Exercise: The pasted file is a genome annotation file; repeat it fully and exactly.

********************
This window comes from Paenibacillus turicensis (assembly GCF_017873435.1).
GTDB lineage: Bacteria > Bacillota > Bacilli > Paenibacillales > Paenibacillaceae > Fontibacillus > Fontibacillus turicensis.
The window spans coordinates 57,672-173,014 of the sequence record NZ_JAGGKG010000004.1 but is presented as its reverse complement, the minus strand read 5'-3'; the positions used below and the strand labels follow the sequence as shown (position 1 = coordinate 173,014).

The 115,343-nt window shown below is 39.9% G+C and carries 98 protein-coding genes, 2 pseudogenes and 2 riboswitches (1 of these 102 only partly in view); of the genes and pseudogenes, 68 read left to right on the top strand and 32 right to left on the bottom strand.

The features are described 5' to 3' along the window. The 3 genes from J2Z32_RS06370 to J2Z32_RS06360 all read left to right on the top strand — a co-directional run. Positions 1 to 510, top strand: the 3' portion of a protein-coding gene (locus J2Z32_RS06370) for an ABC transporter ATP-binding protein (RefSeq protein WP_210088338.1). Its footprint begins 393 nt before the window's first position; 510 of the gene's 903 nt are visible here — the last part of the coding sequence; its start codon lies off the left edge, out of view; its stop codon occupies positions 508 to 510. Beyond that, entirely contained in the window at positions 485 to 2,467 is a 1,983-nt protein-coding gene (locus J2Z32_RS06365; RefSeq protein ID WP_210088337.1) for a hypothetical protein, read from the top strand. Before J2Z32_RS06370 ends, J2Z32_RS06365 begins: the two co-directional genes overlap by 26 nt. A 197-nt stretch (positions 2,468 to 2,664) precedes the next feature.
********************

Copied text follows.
This window comes from Paenibacillus turicensis (assembly GCF_017873435.1).
GTDB lineage: Bacteria > Bacillota > Bacilli > Paenibacillales > Paenibacillaceae > Fontibacillus > Fontibacillus turicensis.
The window spans coordinates 57,672-173,014 of the sequence record NZ_JAGGKG010000004.1 but is presented as its reverse complement, the minus strand read 5'-3'; the positions used below and the strand labels follow the sequence as shown (position 1 = coordinate 173,014).

The 115,343-nt window shown below is 39.9% G+C and carries 98 protein-coding genes, 2 pseudogenes and 2 riboswitches (1 of these 102 only partly in view); of the genes and pseudogenes, 68 read left to right on the top strand and 32 right to left on the bottom strand.

The features are described 5' to 3' along the window. The 3 genes from J2Z32_RS06370 to J2Z32_RS06360 all read left to right on the top strand — a co-directional run. Positions 1 to 510, top strand: the 3' portion of a protein-coding gene (locus J2Z32_RS06370) for an ABC transporter ATP-binding protein (RefSeq protein WP_210088338.1). Its footprint begins 393 nt before the window's first position; 510 of the gene's 903 nt are visible here — the last part of the coding sequence; its start codon lies off the left edge, out of view; its stop codon occupies positions 508 to 510. Beyond that, entirely contained in the window at positions 485 to 2,467 is a 1,983-nt protein-coding gene (locus J2Z32_RS06365; RefSeq protein ID WP_210088337.1) for a hypothetical protein, read from the top strand. Before J2Z32_RS06370 ends, J2Z32_RS06365 begins: the two co-directional genes overlap by 26 nt. A 197-nt stretch (positions 2,468 to 2,664) precedes the next feature.